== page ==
A narrow blue top structure at the New Art Center in Wiltshire.
Looking up: The New Art Center in Wiltshire

The New Art Center originated in a London gallery in the late 1950s as a charity to support emerging artists – settling in Wiltshire in 1994, where experimental and large-scale works can be exhibited. The 60 acres are home to landmark works by Barbara Hepworth and Antony Gormley. There is no cafe, but the Lord Nelson pub in nearby Middleton has excellent lunches (the-lord-nelson.co.uk).
Open daily, free; sculpture.uk.com

Sainsbury Center Sculpture Park, Norwich

Goodwood Steps by Anthony Caro at the Sainsbury Center Sculpture Park in Norwich.
Work studied: Goodwood Steps by Anthony Caro at the Sainsbury Center Sculpture Park within the grounds of the University of East Anglia. Photography: SPK/Alamy

Located on the campus of the University of East Anglia, this 152-hectare sculpture park surrounds Norman Foster’s iconic Sainsbury Centre. They house the Sainsbury family’s art collection, including works by Giacometti, Francis Bacon and Henry Moore. Current highlights include the monumental Goodwood Steps by Anthony Caro, spanning 33m, and Usagi Kannon, a remarkable bronze figure by Leiko Ikemura. The Terrace Café makes good tea and cakes.
Open every day (interior galleries closed on Mondays), free; saintsburycentre.ac.uk

Leonardslee, West Sussex

Eight Bronze Cardinals in Leonardslee Gardens
Figures of Eight: Eight Bronze Cardinals in Leonardslee Gardens in West Sussex. Photograph: Gwendoline Pain/Alamy

When this world famous garden reopened to the public in 2019, new owner Penny Streeter pledged to breathe new life into the estate. Alongside a pinot noir vineyard and a wallaby enclosure, this 240-acre woodland garden is now home to an extraordinary array of figures, tribal heads, colossal masks and human forms by South African sculptor Anton Smit. Its 7m high Walk of Life silhouette overlooks the gardens. There is excellent coffee and the main house offers afternoon tea, a Michelin star restaurant and 10 sumptuous bedrooms should you wish to stay.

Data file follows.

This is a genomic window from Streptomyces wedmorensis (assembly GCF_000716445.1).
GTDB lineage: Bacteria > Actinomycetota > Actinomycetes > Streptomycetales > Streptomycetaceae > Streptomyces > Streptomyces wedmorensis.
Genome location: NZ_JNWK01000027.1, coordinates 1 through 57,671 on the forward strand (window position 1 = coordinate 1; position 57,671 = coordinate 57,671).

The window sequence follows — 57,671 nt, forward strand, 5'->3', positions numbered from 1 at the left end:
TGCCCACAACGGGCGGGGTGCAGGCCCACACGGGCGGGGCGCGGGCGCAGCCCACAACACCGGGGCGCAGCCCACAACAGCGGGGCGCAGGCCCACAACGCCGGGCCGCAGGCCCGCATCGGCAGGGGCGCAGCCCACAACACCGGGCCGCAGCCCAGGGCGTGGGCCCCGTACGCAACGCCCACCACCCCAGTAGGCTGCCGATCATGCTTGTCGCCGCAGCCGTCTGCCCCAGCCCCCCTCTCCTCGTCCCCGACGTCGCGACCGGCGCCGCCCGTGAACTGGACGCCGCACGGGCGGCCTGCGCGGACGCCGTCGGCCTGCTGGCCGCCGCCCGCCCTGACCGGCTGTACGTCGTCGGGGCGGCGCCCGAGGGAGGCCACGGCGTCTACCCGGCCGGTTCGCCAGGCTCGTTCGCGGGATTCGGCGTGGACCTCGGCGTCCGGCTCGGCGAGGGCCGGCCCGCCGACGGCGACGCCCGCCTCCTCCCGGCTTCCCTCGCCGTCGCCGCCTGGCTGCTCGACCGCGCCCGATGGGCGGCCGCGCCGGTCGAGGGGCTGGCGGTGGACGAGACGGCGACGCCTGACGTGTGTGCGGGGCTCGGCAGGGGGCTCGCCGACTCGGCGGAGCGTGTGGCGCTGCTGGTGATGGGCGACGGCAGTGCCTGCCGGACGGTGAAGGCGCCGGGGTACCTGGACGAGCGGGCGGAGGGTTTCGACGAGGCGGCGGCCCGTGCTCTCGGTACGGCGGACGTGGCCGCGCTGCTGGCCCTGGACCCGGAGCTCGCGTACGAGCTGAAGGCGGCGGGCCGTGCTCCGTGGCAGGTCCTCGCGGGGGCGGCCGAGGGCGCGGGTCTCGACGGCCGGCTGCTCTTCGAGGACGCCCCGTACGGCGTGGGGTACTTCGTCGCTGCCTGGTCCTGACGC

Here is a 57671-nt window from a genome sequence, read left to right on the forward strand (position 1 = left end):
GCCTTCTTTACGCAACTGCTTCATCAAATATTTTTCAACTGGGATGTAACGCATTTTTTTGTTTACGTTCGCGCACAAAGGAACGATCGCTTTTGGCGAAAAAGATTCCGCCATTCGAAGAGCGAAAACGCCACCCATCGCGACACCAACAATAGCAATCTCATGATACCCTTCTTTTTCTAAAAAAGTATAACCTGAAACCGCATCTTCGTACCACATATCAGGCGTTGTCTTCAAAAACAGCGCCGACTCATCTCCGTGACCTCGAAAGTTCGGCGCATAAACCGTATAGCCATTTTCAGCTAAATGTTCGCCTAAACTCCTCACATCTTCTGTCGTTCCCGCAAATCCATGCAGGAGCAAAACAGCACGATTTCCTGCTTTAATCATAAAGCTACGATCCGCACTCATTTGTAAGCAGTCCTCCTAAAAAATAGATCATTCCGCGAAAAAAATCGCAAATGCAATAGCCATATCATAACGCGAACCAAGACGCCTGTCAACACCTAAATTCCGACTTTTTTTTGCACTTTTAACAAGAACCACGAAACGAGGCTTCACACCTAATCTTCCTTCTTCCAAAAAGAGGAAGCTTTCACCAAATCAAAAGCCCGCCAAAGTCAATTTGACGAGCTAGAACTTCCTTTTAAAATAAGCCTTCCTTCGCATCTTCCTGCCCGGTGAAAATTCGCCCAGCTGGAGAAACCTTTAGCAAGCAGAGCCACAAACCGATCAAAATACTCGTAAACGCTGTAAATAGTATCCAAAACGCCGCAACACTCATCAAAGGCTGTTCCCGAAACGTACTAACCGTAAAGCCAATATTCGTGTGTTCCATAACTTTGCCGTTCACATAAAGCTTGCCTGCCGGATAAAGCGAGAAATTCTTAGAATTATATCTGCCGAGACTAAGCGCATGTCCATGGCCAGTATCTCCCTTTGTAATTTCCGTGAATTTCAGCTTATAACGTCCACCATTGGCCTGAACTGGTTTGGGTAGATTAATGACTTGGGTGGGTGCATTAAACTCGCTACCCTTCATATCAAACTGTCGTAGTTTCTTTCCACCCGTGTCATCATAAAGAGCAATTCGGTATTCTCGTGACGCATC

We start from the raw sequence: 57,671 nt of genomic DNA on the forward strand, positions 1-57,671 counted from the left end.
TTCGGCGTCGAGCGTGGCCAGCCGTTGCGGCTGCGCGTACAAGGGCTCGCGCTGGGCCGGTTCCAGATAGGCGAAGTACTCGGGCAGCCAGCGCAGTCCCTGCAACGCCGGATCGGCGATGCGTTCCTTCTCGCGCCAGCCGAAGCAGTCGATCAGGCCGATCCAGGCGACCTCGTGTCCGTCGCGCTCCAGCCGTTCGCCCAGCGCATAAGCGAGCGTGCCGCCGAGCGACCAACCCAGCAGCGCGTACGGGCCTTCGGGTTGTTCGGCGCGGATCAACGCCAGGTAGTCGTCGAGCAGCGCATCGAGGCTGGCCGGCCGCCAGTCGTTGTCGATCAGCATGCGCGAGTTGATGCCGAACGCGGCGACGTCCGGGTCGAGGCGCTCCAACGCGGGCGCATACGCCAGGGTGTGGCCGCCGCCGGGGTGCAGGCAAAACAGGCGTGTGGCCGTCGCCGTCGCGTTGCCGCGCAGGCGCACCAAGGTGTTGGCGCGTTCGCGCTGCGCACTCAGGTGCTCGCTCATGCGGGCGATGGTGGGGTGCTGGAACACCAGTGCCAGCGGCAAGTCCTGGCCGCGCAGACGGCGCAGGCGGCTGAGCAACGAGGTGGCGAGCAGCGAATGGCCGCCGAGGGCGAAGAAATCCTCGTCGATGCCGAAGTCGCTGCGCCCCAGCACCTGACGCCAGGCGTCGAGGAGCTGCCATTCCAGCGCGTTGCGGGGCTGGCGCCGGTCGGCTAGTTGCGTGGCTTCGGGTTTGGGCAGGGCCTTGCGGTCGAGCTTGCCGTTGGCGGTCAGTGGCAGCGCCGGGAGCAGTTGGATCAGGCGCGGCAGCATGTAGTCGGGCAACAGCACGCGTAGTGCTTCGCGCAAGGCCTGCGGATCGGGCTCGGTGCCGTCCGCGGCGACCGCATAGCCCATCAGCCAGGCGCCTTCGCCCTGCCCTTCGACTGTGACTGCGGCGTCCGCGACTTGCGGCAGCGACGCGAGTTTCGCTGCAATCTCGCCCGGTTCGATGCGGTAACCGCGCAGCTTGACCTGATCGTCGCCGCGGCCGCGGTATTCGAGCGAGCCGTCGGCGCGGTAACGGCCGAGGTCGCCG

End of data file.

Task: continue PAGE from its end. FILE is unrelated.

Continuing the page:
Open every day 9am-4pm, admission £13.50/£6.50; leonardsleegardens.co.uk

Broomhill Sculpture Garden, Devon

Giant red stiletto shoe at Broomhill Sculpture Garden in Devon
Well heeled: giant red stiletto shoe at Broomhill Sculpture Garden in Devon. Photograph: Guy Harrop/Alamy

Set on 103 acres, Broomhill combines a boutique hotel and restaurant with a garden filled with 150 works of art, curated alongside horticultural designs. The exhibition is divided into two gardens; the former features permanent installations and works available for purchase, while the latter, located in the Lower Meadows, features works from the National Sculpture Prize. The Terrace Café offers delicious homemade cakes and Italian coffee. The sculpture garden and cafe must be reserved in advance.
Open daily, £10/£5; broomhill-immobilier.com

Loch Ard Sculpture Trail, Trossachs

Pike sculpture on water by Rob Mulholland on the Loch Ard Sculpture Trail in Aberfoyle
Creation of the lake: pike sculpture by Rob Mulholland on the Loch Ard Sculpture Trail near Aberfoyle. Photograph: Angus McComiskey/Alamy

Another great option for kids, this trail along the scenic shores of Loch Ard and Lochan a’Ghleannin, is dotted with fascinating carvings and charming woodland creatures for kids to spot. Unusual seats and shelters come with listening tubes and embossed letters and symbols. Find the wild animal pelts for the chance to see some of Loch Ard’s living inhabitants – and there are five sound posts along the way. The trail can be walked or cycled, and downloadable maps are available on the website.
Open daily, free; forestryandland.gov.scot